# Why do we talk about Trace Operator?

What is the importance of a Trace operator in PDE . Although I have read the Wiki page on this but I am not able to connect it to the aspect of solving PDE's.
Particularly why do we define Trace operator as $T\colon W^{1,p}(u) \to L^p(\partial U)$. Also why do we deal with only exponent $1$ . What is great about operator from $W^{1,p}$ to $L^p$?

-
When we work with a PDE, we may ask a condition at the boundary of an open set. Unfortunately, it have a measure $0$ and the function of $W^{m,p}(\Omega)$ are defined up sets of measure $0$. The trace operator avoid these complications. –  Davide Giraudo Jun 3 '12 at 10:30
@DavideGiraudo : Can you please help me to understand this with an example :) –  Theorem Jun 3 '12 at 10:37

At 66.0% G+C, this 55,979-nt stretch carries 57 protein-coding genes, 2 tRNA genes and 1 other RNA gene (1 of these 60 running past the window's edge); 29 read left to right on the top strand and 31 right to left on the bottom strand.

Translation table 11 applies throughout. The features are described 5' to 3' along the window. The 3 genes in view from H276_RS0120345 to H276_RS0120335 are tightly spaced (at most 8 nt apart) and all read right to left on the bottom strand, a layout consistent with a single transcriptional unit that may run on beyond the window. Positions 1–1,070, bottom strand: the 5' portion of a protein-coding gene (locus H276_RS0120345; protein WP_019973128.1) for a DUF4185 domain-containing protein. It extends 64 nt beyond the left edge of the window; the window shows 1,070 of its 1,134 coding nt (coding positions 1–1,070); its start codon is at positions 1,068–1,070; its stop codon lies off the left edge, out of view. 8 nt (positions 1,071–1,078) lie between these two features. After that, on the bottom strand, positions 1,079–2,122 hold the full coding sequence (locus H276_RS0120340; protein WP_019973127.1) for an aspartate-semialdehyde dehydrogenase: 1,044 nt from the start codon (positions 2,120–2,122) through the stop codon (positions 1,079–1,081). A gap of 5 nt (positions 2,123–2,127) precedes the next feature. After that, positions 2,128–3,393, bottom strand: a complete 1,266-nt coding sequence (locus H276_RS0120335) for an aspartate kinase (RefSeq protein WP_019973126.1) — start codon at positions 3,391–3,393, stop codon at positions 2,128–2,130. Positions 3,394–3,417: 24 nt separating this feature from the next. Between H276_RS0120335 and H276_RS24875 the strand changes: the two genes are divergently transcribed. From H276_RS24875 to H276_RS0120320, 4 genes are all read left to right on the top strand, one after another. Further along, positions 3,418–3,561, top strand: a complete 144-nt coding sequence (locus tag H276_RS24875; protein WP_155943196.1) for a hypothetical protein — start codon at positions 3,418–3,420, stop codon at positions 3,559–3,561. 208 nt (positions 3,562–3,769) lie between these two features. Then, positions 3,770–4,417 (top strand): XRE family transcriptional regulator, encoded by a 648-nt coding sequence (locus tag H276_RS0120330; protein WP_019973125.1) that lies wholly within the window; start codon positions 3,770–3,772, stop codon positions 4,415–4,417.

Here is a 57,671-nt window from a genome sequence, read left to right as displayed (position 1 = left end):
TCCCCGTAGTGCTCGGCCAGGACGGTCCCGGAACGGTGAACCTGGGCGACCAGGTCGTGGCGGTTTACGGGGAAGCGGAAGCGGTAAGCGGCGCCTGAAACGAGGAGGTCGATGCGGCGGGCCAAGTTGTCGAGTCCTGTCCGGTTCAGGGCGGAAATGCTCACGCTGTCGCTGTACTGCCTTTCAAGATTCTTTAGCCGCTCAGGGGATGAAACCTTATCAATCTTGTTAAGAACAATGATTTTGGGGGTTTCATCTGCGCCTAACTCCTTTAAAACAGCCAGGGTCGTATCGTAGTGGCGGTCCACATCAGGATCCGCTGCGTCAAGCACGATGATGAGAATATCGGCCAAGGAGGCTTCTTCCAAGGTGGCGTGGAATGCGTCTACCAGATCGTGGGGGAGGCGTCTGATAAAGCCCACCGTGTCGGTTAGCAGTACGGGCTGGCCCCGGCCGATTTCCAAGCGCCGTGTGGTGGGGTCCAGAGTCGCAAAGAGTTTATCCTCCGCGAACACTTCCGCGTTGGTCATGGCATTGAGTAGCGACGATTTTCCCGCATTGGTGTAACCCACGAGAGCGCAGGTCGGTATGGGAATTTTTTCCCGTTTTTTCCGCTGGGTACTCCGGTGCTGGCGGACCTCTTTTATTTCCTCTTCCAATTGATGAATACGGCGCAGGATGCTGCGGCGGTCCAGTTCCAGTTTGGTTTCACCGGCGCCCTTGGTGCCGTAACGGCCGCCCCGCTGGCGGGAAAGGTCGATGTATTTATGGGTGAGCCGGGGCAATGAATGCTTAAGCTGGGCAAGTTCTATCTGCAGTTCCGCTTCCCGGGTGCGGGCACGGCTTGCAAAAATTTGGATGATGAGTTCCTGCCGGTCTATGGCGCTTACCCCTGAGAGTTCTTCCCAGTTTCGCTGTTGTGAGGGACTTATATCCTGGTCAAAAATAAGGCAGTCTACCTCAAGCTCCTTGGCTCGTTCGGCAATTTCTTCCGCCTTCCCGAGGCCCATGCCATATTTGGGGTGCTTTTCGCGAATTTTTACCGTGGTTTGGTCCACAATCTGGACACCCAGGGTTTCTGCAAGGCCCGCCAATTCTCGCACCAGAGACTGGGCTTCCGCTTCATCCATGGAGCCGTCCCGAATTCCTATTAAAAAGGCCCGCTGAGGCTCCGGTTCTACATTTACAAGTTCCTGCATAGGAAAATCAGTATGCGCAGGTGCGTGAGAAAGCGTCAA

For example $\Omega$ is the unit disk in $\Bbb R^2$. Then we can have a PDE of the form $-\operatorname{div}(u)=f$ on $\Omega$ and $u=g$ on the boundary. In fact, we have $T(u)=g$ and it's well-defined (but it's not necessarily the restriction of $u$ at the boundary, except when $u$ is regular). –  Davide Giraudo Jun 3 '12 at 10:40

We take $U$ a smooth open set, regular enough in order to have density of $C^{\infty}_0(\overline U)$ in $W^{1,p}(U)$.
We define $T$ on $C^{\infty}_0(\overline U)$ by taking the restriction of these functions to the boundary (it's well-defined, these one are not equivalence classes of functions). We check that this operator is continuous on this space of functions, then we extend it by continuity to $W^{1,p}(U)$.
We get functions in $L^p(\partial U)$, which is a space of which can be defined using charts. Thanks to that, we can define an element of the Sobolev space on the boundary, even if this one has measure $0$, and it extends the concept of trace for function.